From Executive Intelligence Review (emphasis added):
GMAC is far larger than all the other combined parts of its parent General Motors; its debt, at about $260 billion, is bigger than that of any other American corporation except the huge government-sponsored Federal National Mortgage Agency (Fannie Mae), whose mortgage debt it invests in. During 2005, GMAC will be caught simultaneously in a shrinking real estate bubble, in the tar pit of falling global auto sales, and possibly in the unpaid obligations of General Motors' pension plan. GMAC could play a major part in a collapse of the dollar and dollar credit markets.Let's put this $300 billion into context. It's more than third world annual debt service (2001 data). We could buy municipal light rail, to the tune of 3,000 new miles (freeing us from cars, oil and air pollution in the process). It's equivalent to the nation's pension shortfall (2003 data - requires registration ). Then there's the cost of the war in Iraq.
Standard & Poor has downgraded GM stock to negative (from stable); insiders expect a downgrade to "junk" is in the works. The result will be higher cost of borrowing to finance operating cash flow, which is projected at a negative $2 billion for 2005; earlier forecasts had been for positive $2 billion. Even before Wednesday's news, GM was paying 3-4% more than Treasury bond rates.
The business press has made much of GM's labor costs. From Reuters:
The largest private U.S. provider of health care, GM has estimated that its U.S. health care costs for more than 1 million current and retired workers and their families will grow to $5.6 billion this year from $5.2 billion in 2004...GM's pension fund is underfunded by $17 billion. Bush Administration "pension reform" efforts would penalize companies with underfunded plans. Will auto pensions follow those of the airlines and steel sectors? If so, who will foot the bill? American taxpayers?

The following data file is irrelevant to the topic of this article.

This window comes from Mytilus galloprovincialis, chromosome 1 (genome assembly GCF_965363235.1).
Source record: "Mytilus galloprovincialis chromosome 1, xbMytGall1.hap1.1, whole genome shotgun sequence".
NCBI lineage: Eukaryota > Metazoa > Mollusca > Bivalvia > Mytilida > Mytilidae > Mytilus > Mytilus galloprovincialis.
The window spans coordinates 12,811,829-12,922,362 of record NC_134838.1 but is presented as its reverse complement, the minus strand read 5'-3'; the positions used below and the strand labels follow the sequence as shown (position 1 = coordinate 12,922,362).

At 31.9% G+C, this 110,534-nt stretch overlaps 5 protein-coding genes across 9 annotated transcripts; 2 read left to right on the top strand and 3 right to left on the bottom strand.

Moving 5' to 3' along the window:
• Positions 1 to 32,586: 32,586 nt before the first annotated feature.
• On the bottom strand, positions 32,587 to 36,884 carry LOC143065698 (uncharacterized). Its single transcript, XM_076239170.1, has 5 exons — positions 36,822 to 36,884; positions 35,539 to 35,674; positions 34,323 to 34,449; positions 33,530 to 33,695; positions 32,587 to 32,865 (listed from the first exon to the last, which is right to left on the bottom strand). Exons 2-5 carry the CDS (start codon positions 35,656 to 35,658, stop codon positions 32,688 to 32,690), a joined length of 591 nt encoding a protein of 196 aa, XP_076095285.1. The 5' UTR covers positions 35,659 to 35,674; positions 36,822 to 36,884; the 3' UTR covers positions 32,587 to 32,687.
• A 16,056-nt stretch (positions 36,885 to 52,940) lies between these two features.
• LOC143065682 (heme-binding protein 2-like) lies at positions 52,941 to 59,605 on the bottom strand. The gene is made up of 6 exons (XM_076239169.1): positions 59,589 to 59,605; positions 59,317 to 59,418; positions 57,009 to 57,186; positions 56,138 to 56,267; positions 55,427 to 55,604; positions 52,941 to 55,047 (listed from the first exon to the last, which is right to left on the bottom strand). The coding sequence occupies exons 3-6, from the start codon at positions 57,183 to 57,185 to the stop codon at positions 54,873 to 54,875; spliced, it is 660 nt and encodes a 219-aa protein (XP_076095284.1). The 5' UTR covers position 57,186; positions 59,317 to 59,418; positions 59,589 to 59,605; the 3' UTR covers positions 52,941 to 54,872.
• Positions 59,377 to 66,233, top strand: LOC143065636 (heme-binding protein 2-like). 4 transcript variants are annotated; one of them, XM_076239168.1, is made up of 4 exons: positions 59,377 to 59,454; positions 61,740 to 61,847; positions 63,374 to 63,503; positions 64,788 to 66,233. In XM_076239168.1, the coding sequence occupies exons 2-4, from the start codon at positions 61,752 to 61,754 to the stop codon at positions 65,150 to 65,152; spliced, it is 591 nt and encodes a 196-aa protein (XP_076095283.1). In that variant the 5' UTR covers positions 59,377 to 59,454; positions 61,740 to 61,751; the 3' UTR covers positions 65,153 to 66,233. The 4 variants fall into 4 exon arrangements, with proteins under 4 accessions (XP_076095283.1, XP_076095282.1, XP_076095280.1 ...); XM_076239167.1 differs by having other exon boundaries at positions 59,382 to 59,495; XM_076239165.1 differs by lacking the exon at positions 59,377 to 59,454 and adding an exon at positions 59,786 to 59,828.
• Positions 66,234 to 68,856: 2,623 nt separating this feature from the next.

GM would probably have to declare bankruptcy to break free from its pension and health-care obligations with the UAW, however, and analysts say an airlines-style Chapter 11 seems unlikely for now.
Labor and pension costs reflect a restructured workforce, according to Executive Intelligence Review:
... the auto workforce has shrunk by 70% since 1980—at an accelerating pace since 2000—and ... is becoming increasingly a non-union, low-wage, and even minimum-wage sector... It now has far more pensioners than working employees. Michigan UAW local president Eugene Morey cites Henry Ford's famous principle—auto workers have to be readily able to buy the cars they make—and points out that this principle can't be violated across the auto sector, without paying the consequences in the whole economy.The beleagured company also saw its primary parts maker fire its chief financial officer; that company president may resign in "an 'Enron-style' accounting scandal."
The global conglomerate held 50 percent of the US auto market in 1970 and 32 percent 10 years ago. Today its share has dropped 25 percent. Earlier this month, GM replaced its top sales team.
See Autoweek, Executive Intelligence Review, Boston Globe, Houston Chronicle, International Herald Tribune, Reuters, Times Online